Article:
“A crusty, irascible, cantankerous old person full of stubborn ideas”
Life at work is never easy. We are often confronted with situations we don’t know how to handle. Each month, this retired senior Honolulu executive offers his take on how to handle the challenges and foibles of office life.
I’m in my 20s and sometimes get pretty bus’ up during happy hour. The next day is pretty much shot because of a hangover. Do I, A: Call in sick; B: Show up to work and hope no one notices the vodka sweating through my pores; or C: Show up to work and brag about how many drinks I had?
Where do you work? If you’re self-employed, take option A.
Option B could work for dive instructors, and C might be okay if you work with a bunch of people who do the same thing. But if you’re serious about your job, whatever it is, and your future, you’d better take option D: Leave while you’re still sober and go home to bed so you can do your job. Too many of the first three and they’re likely to find someone who doesn’t have a drinking problem.
I love manapua and all, but pork-stuffed flour buns aren’t the healthiest things in the world. Then again, I think those fruit baskets are pretentious. Is there anything else I can
bring to a client’s office that might be more sensible and might actually be eaten? In fact, does it make sense to bring goodies when visiting a client?
Sure, how about a quart of ice cream and two spoons so the two of you can share? The fact is, many companies have rules about accepting — or giving — gifts. Mostly what you need to bring when visiting clients is a profitable reason for them to do business with you — either a product they need or advice that will help them. Don’t mess with trinkets and food they may not like and that won’t benefit their business. I know, you’re going to say it’s local style. In that case, bring a bag or box of individually wrapped cookies.
My computer’s lame. I’ve asked managers for an upgrade but they won’t invest in technology. What should I do to get a new one?
Plug it into a 220-volt outlet and fry it? Lift it up to shoulder height and drop it? What makes you think you know more than the managers about what kind of computer you need to do your job? The one you have may not be great for surfing the ’Net, but they’re not paying you to do that. If they think it’s sufficient, stay at it and remember — they’re paying you by the hour and not by the megabyte.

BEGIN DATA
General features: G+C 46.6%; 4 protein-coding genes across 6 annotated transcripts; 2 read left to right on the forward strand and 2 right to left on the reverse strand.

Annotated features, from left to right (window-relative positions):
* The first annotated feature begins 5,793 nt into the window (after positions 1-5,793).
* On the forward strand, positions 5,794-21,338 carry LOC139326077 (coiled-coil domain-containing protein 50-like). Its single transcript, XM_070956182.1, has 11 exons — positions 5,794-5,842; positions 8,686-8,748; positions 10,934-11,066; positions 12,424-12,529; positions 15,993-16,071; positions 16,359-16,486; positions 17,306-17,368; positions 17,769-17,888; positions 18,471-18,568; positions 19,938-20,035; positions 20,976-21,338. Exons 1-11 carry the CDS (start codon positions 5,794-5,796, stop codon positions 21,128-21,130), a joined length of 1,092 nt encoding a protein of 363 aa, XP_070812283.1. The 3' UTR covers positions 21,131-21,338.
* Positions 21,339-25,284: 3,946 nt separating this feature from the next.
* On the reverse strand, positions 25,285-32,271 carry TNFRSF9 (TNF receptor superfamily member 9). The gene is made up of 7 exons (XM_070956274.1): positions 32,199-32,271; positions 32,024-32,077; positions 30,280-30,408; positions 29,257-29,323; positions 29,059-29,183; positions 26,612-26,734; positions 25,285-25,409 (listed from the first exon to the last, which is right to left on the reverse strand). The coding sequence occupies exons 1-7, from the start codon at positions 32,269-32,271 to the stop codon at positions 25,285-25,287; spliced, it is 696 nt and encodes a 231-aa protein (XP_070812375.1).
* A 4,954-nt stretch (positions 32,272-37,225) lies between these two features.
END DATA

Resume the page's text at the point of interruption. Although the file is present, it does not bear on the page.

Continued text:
Hawaii is a generous place. We are constantly buying Zippy’s chili tickets, sweetbread or other fundraising items to help our colleagues. These are generally advertised on the office e-mail system. The Boss is thinking about banning all such solicitations. Should she?
Should she? Sure. Left unchecked, in-office solicitations can interfere with business. Will she? Depends on whether she has kids in Little League or soccer. The problem with this sort of thing is that often the unmarried among us get the short end of the stick. In a world that was fair, only the people with kids would get asked and they would only ask each other.
At lunch, several people ordered a drink. I didn’t and neither did my boss. What’s the protocol? Is it still OK to have a drink at lunch? Is the three-martini lunch out of date?
Smart fella you. When in Rome, etc. Take your cue from your boss. It never hurts to follow his lead, and it’s even better if you know ahead of time how he feels about it. Drinking a lot at lunch is dumb, especially if you have to do real work when you get back to the office. The only time I’d recommend it is when you’re out with a client and she insists on it. And if that happens, only in moderation.
Have a question for the Curmudgeon? E-mail email@example.com or mail it to Curmudgeon, c/o Hawaii Business, 1000 Bishop St., Suite 405, Honolulu, HI 96813. Don’t be shy, he’s heard and seen it all. Your anonymity will be protected.